Another Orca Dies At SeaWorld

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In 2016, SeaWorld announced that they would stop breeding captive orcas, but they refused to release their remaining orcas to sanctuaries. Sadly, one of the remaining female orcas named Kayla died last week at SeaWorld Orlando from an unidentified illness.

Kayla, a 30-year-old female orca, passed away after a sudden illness. SeaWorld posted, “It is with great sadness that SeaWorld announces that Kayla, a 30-year-old female orca, died the morning of Jan. 28, 2019, with her animal care specialists by her side. The exact cause of death will not be known until the results of a post-mortem examination are complete, which may take several weeks. The entire SeaWorld family is deeply saddened by the loss.”

Photo: Twitter/Quad Finn

Two days prior to her death, she started to show signs of illness. She was treated around the clock by veterinarians but the illness took her.

Blackfish, a 2013 documentary of the life of SeaWorld’s famous orca Tilikum in captivity, resulted in a profit and attendance loss for SeaWorld. In addition, many people signed petitions and were demanding change for the welfare of the whales. The backlash from the documentary led SeaWorld to make the decision in 2016 to stop breeding orcas and make their park shows more educational.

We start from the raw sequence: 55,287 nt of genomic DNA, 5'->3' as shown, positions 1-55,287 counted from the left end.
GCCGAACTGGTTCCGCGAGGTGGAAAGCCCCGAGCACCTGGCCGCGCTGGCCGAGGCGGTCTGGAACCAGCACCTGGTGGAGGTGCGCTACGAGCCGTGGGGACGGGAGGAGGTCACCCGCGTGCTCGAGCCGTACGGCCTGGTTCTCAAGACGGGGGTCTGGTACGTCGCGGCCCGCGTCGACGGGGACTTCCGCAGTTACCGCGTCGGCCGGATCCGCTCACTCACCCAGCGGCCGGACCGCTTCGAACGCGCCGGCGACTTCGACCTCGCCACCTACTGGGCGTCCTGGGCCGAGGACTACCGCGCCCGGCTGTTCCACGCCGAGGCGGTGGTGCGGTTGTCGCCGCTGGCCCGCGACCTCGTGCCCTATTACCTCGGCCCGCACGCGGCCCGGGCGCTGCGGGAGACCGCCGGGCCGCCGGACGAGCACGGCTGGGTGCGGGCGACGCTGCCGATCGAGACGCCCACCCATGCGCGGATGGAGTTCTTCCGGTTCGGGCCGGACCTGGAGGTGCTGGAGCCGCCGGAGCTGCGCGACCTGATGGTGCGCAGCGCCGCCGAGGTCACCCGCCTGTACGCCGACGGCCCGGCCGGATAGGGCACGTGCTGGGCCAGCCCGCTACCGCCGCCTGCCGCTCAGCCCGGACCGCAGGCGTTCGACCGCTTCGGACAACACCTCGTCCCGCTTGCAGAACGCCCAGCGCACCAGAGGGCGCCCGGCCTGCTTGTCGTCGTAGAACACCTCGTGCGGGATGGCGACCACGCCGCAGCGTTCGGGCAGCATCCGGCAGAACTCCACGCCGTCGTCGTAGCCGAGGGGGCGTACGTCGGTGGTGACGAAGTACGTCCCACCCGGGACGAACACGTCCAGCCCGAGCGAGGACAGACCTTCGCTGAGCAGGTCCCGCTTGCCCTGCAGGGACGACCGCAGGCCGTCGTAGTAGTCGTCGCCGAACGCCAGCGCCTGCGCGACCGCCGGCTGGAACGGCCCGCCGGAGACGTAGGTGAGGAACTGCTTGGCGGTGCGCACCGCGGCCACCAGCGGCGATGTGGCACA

Screen Shot: YouTube/SeaWorld® Parks & Entertainment

Nearly 50 orcas have died in SeaWorld parks over the years. While Kayla’s age (30-years-old) may seem old, it is not compared to female orcas in the wild. Most female orcas in the wild live be be at least 50 years old and some 80 to 90-years-old. Quad Finn, a former Marine Mammal Researcher, tweeted, “Kayla was only 30 years old when she died today, which is normally far too young for a female Orca to die (average lifespan is 50 years in the wild), but not at @SeaWorld. Kayla’s mother Kenau died at age 15, her father Orky died at age 26, and her only calf Halyn died at age 2.”

Kayla spent her whole life in captivity. She was the first killer whale born at SeaWorld San Antonio in 1988 according to WTSP. Most of her life she was shipped back and forth between multiple park locations, until 2006 when she was relocated to Orlando.

“While this is very difficult for all of us at SeaWorld, Kayla inspired generations of guests and employees to care and learn more about this amazing species.”

Five orcas, three females and two males, still live at SeaWorld Orlando. Orca captivity needs to end worldwide. #EmptyTheTanks

Watch the video below for a closer look at Kayla, one of the most beloved orcas in SeaWorld.

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Andrea Powell is an animal enthusiast that resides in West Michigan. When not writing, she is exploring the great outdoors with her dogs and horses.
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